Though best known for fronting the Murderdolls, Wednesday is a rock veteran who's been playing in bands since he was 15-years old. He adopted his stage moniker in 1995, naming himself after Wednesday of The Addams Family and the address, 1313 Mockingbird Lane, of The Munsters. A year later he formed his now-deceased horror-core band Frankenstein Drag Queens From Planet 13, named in the spirit of legendary B-movie director Ed Wood. The band put out four independent albums between 1996 and 2001, and played countless local shows. Frankenstein Drag Queens was Wednesday's baby, and he slaved away for his undead offspring - writing the songs, booking shows, working low-wage jobs (delivering everything from newspapers to furniture), and generally putting all his money and energy into the band.
In 2001, the 'Drag Queens independent releases and loyal underground following caught the attention of national artists, as Wednesday was asked by the (since departed) Murderdolls guitarist Tripp Eisen to join the band. Wednesday started in the bass slot, but his talent and showmanship quickly resulted in a move to the lead vocalist position. It was he and band founder Joey Jordison of Slipknot who collaborated on the writing of the band's debut album, Beyond the Valley of the Murderdolls. The Murderdolls quickly built a fiercely devoted following, through repeated world tours (including 30,000-person shows in Japan, opening slots for Iron Maiden throughout Europe, and other choice tours), and worldwide rock press acclaim and album sales followed. As 2003 came to an end, Beyond had earned silver-status in the UK, sold over 100,000 units in the U.S. alone, and garnered accolades including Kerrang!'s Readers Choice Award Best New Band and Album of 2002 and Metal Hammer's Thank God They're Not Good Charlotte award in 2003. Predictably, the success of the Murderdolls resulted in Wednesday disbanding his first band. But since the Frankenstein Drag Queens' demise, it has ironically won a worldwide cult following. Wednesday can't help but laugh: "In the beginning, the 'Drag Queens were inspired by Ed Wood. In the end, the band was like Ed Wood in that he wasn't popular until after he died either.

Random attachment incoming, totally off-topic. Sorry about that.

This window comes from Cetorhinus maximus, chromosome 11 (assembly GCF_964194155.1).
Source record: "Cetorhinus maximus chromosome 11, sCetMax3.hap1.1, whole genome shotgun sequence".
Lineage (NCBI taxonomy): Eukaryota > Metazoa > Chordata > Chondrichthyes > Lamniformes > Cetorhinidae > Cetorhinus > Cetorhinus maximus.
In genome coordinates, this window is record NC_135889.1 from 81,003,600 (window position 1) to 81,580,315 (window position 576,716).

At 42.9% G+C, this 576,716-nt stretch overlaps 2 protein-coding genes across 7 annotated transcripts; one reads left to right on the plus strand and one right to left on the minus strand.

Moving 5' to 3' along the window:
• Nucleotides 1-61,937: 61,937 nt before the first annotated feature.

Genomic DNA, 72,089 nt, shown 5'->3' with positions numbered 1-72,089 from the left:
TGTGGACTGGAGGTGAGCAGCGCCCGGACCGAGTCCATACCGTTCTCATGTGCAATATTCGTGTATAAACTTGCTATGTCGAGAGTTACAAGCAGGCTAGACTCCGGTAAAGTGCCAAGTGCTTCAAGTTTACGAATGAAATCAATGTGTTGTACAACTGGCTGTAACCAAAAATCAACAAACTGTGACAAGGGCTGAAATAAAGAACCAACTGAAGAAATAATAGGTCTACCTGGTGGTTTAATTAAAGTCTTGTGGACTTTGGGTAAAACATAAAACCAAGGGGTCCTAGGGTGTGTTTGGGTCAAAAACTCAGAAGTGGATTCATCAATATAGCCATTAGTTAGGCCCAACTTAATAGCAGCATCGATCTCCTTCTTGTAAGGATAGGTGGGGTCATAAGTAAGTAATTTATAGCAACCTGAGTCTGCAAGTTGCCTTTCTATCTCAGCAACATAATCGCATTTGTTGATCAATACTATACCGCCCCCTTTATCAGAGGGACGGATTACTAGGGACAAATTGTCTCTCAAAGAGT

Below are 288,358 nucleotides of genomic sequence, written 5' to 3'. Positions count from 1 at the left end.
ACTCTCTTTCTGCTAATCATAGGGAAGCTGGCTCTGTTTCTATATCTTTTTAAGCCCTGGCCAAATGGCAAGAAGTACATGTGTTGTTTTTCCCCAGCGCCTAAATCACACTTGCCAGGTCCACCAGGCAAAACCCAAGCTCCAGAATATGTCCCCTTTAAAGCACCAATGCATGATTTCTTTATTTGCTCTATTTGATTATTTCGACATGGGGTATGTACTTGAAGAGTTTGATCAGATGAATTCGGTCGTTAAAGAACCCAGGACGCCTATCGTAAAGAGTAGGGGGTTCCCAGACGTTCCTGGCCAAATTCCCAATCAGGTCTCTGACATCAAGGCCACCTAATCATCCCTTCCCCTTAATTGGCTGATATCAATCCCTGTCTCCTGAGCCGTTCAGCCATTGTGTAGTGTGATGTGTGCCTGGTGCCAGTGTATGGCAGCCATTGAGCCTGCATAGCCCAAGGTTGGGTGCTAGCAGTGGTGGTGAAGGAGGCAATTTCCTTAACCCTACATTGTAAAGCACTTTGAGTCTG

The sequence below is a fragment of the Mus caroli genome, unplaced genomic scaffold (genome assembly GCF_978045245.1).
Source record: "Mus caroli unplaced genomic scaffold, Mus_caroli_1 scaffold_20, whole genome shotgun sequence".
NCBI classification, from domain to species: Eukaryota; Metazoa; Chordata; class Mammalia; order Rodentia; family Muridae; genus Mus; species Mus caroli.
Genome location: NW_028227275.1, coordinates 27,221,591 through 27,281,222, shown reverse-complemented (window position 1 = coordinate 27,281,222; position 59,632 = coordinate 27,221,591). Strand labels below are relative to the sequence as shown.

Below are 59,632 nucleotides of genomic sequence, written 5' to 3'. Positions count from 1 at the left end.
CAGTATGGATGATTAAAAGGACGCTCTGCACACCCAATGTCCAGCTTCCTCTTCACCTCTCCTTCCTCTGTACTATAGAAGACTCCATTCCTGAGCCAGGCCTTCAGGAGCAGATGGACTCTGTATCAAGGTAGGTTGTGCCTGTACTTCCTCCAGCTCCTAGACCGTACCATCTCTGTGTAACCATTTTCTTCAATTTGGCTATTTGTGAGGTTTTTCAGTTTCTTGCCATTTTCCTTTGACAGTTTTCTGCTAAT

Murderdolls, meanwhile, was put on hold in 2003 as Jordison returned to the studio and the road with Slipknot. Wednesday returned home, immediately locked himself in his basement, and emerged with over 100 songs written. In June 2004, he began work on his first solo album, playing all but the drums himself. True to form, Wednesday has stitched together a morgue-full of influences horror films, cartoons, punk and heavy metal into a spook-tacular monster-mosh of an album, Transylvania 90210: Songs of Death, Dying and the Dead. Fans of White Zombie, Rob Zombie, AFI, Alkaline Trio the aforementioned 'Dolls, as well as metal, punk, and horror in general will find the record at once refreshing and outrageous. With his sallow complexion and raven dreadlocks, Wednesday may look like a grim goth at first glance, but the singer/guitarist is more a throwback to the days of Alice Cooper and Twisted Sister, when rock music had no more pretentious aspirations than being over-the-top, escapist fun.
The song I Walked with a Zombie, for instance, was inspired by the 1943 horror movie of the same name. It's one of the first movies that dealt with voodoo, the singer/guitarist explains. But I just went in a totally different direction the song is actually kind of a love song about a zombie.
The song Elect Death for President, meanwhile, was inspired by the TV news. I was watching CNN last year, and I was like 'You know, this is scarier than any horror movie,' Wednesday recalls. I'm not a political person, but it doesn't take a genius to realize that there are problems. So I started making up sarcastic lyrics about a campaign where Death was actually running for president. I felt kind of weird afterwards, like Did I just write a political song? Or not?'
The recording now behind him and the bloody, infectious results commited to tape, the singer/guitarist is burning to sink his fangs into the rock world's throat once again. Despite his writing and performing the record himself, Wednesday 13 is a band, which includes Wednesday on vocals/guitar, Ghastly on drums, Kid Kid on bass and Pig on guitar. Once the record was done, the band immediately hit the road, playing a 16-date club tour of the UK/Europe to warm up the new material. The tour was a great success, drawing thousands of fans and affirming Wednesday's ability to connect with fans, whatever the project.
Growing up a little blonde kid in the middle of the Bible Belt (North Carolina, where he still resides), Wednesday escaped at an early age into a world of creature features and rock gods. I'm the perfect example of what television and rock 'n' roll can do to a kid with no plans to be a doctor or fireman, says Wednesday. I still sort of live inside of a television. My songs stem from movies and things I've seen on TV. It seems natural, then, that each track on Transylvania 90210 is an episode in the outrageously shocking mini-series that Wednesday 13 created. Tune In: Wednesday 13's debut album will be your new guilty pleasure.